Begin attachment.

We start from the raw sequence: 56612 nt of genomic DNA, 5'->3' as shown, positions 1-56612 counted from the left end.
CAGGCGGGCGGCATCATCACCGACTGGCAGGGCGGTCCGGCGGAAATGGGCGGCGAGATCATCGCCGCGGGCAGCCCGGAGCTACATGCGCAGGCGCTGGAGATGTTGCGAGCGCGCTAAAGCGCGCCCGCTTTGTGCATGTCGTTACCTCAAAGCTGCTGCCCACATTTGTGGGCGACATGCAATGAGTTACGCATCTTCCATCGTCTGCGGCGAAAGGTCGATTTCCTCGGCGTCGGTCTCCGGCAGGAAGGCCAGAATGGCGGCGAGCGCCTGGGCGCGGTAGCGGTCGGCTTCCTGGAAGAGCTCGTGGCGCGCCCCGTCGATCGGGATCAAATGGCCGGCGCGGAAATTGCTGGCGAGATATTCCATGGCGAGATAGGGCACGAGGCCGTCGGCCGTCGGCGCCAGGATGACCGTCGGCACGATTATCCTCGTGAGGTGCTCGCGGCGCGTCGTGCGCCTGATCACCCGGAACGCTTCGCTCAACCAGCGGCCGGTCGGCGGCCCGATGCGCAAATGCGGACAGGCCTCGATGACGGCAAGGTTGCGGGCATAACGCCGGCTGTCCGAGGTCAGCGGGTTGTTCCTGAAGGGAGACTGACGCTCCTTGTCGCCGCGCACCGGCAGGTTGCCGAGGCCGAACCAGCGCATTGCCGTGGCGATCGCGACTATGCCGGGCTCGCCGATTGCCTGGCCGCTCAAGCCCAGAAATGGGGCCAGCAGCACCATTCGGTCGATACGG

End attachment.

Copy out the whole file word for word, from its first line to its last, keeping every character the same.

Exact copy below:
We start from the raw sequence: 56612 nt of genomic DNA, 5'->3' as shown, positions 1-56612 counted from the left end.
CAGGCGGGCGGCATCATCACCGACTGGCAGGGCGGTCCGGCGGAAATGGGCGGCGAGATCATCGCCGCGGGCAGCCCGGAGCTACATGCGCAGGCGCTGGAGATGTTGCGAGCGCGCTAAAGCGCGCCCGCTTTGTGCATGTCGTTACCTCAAAGCTGCTGCCCACATTTGTGGGCGACATGCAATGAGTTACGCATCTTCCATCGTCTGCGGCGAAAGGTCGATTTCCTCGGCGTCGGTCTCCGGCAGGAAGGCCAGAATGGCGGCGAGCGCCTGGGCGCGGTAGCGGTCGGCTTCCTGGAAGAGCTCGTGGCGCGCCCCGTCGATCGGGATCAAATGGCCGGCGCGGAAATTGCTGGCGAGATATTCCATGGCGAGATAGGGCACGAGGCCGTCGGCCGTCGGCGCCAGGATGACCGTCGGCACGATTATCCTCGTGAGGTGCTCGCGGCGCGTCGTGCGCCTGATCACCCGGAACGCTTCGCTCAACCAGCGGCCGGTCGGCGGCCCGATGCGCAAATGCGGACAGGCCTCGATGACGGCAAGGTTGCGGGCATAACGCCGGCTGTCCGAGGTCAGCGGGTTGTTCCTGAAGGGAGACTGACGCTCCTTGTCGCCGCGCACCGGCAGGTTGCCGAGGCCGAACCAGCGCATTGCCGTGGCGATCGCGACTATGCCGGGCTCGCCGATTGCCTGGCCGCTCAAGCCCAGAAATGGGGCCAGCAGCACCATTCGGTCGATACGG